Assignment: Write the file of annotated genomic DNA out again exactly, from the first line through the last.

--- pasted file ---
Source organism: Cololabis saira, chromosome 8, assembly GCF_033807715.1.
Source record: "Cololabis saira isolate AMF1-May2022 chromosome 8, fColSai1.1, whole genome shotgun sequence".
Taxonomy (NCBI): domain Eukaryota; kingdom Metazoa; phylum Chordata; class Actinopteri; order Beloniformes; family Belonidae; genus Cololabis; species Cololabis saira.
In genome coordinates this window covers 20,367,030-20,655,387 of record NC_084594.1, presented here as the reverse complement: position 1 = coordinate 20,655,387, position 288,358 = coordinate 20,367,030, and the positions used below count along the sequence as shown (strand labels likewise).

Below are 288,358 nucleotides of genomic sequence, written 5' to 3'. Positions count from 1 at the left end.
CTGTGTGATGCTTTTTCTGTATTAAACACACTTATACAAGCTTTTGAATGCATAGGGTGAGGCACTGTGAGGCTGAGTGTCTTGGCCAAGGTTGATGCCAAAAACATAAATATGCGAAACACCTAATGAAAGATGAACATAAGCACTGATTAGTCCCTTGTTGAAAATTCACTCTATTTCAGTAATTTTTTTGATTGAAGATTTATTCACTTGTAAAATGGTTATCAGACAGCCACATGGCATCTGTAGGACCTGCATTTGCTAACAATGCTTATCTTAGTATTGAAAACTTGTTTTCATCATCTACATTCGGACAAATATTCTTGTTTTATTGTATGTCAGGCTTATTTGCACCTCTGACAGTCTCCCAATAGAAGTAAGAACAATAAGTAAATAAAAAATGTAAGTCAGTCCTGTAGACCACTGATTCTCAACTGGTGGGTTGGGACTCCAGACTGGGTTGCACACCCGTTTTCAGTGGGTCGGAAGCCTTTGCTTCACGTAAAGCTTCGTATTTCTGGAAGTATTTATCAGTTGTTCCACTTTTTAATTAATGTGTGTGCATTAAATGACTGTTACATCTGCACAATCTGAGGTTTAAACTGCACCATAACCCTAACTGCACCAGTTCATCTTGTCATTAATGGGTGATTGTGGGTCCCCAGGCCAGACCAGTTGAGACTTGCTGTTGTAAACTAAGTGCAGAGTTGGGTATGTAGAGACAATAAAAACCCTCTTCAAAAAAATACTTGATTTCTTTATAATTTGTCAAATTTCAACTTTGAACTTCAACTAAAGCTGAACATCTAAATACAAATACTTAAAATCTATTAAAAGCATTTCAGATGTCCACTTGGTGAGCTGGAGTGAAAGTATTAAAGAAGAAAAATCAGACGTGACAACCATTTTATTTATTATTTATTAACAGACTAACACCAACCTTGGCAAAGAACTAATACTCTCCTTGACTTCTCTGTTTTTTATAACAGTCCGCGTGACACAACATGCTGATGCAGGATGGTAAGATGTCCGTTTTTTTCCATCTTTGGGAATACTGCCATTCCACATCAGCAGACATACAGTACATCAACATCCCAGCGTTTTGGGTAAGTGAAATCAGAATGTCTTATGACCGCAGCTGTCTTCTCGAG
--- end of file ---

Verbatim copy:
Source organism: Cololabis saira, chromosome 8, assembly GCF_033807715.1.
Source record: "Cololabis saira isolate AMF1-May2022 chromosome 8, fColSai1.1, whole genome shotgun sequence".
Taxonomy (NCBI): domain Eukaryota; kingdom Metazoa; phylum Chordata; class Actinopteri; order Beloniformes; family Belonidae; genus Cololabis; species Cololabis saira.
In genome coordinates this window covers 20,367,030-20,655,387 of record NC_084594.1, presented here as the reverse complement: position 1 = coordinate 20,655,387, position 288,358 = coordinate 20,367,030, and the positions used below count along the sequence as shown (strand labels likewise).

Below are 288,358 nucleotides of genomic sequence, written 5' to 3'. Positions count from 1 at the left end.
CTGTGTGATGCTTTTTCTGTATTAAACACACTTATACAAGCTTTTGAATGCATAGGGTGAGGCACTGTGAGGCTGAGTGTCTTGGCCAAGGTTGATGCCAAAAACATAAATATGCGAAACACCTAATGAAAGATGAACATAAGCACTGATTAGTCCCTTGTTGAAAATTCACTCTATTTCAGTAATTTTTTTGATTGAAGATTTATTCACTTGTAAAATGGTTATCAGACAGCCACATGGCATCTGTAGGACCTGCATTTGCTAACAATGCTTATCTTAGTATTGAAAACTTGTTTTCATCATCTACATTCGGACAAATATTCTTGTTTTATTGTATGTCAGGCTTATTTGCACCTCTGACAGTCTCCCAATAGAAGTAAGAACAATAAGTAAATAAAAAATGTAAGTCAGTCCTGTAGACCACTGATTCTCAACTGGTGGGTTGGGACTCCAGACTGGGTTGCACACCCGTTTTCAGTGGGTCGGAAGCCTTTGCTTCACGTAAAGCTTCGTATTTCTGGAAGTATTTATCAGTTGTTCCACTTTTTAATTAATGTGTGTGCATTAAATGACTGTTACATCTGCACAATCTGAGGTTTAAACTGCACCATAACCCTAACTGCACCAGTTCATCTTGTCATTAATGGGTGATTGTGGGTCCCCAGGCCAGACCAGTTGAGACTTGCTGTTGTAAACTAAGTGCAGAGTTGGGTATGTAGAGACAATAAAAACCCTCTTCAAAAAAATACTTGATTTCTTTATAATTTGTCAAATTTCAACTTTGAACTTCAACTAAAGCTGAACATCTAAATACAAATACTTAAAATCTATTAAAAGCATTTCAGATGTCCACTTGGTGAGCTGGAGTGAAAGTATTAAAGAAGAAAAATCAGACGTGACAACCATTTTATTTATTATTTATTAACAGACTAACACCAACCTTGGCAAAGAACTAATACTCTCCTTGACTTCTCTGTTTTTTATAACAGTCCGCGTGACACAACATGCTGATGCAGGATGGTAAGATGTCCGTTTTTTTCCATCTTTGGGAATACTGCCATTCCACATCAGCAGACATACAGTACATCAACATCCCAGCGTTTTGGGTAAGTGAAATCAGAATGTCTTATGACCGCAGCTGTCTTCTCGAG